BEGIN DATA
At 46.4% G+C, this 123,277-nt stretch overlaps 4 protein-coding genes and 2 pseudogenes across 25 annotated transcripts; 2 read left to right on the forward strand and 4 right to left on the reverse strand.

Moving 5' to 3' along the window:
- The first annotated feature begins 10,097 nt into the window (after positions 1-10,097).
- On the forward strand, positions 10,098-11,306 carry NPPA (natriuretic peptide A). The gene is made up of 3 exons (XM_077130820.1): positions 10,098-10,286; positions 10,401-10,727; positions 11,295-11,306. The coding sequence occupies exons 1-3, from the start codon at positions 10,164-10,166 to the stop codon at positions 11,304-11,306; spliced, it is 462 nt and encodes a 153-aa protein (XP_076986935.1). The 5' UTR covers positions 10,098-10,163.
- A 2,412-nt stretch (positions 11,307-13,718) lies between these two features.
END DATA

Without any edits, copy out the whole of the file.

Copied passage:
At 46.4% G+C, this 123,277-nt stretch overlaps 4 protein-coding genes and 2 pseudogenes across 25 annotated transcripts; 2 read left to right on the forward strand and 4 right to left on the reverse strand.

Moving 5' to 3' along the window:
- The first annotated feature begins 10,097 nt into the window (after positions 1-10,097).
- On the forward strand, positions 10,098-11,306 carry NPPA (natriuretic peptide A). The gene is made up of 3 exons (XM_077130820.1): positions 10,098-10,286; positions 10,401-10,727; positions 11,295-11,306. The coding sequence occupies exons 1-3, from the start codon at positions 10,164-10,166 to the stop codon at positions 11,304-11,306; spliced, it is 462 nt and encodes a 153-aa protein (XP_076986935.1). The 5' UTR covers positions 10,098-10,163.
- A 2,412-nt stretch (positions 11,307-13,718) lies between these two features.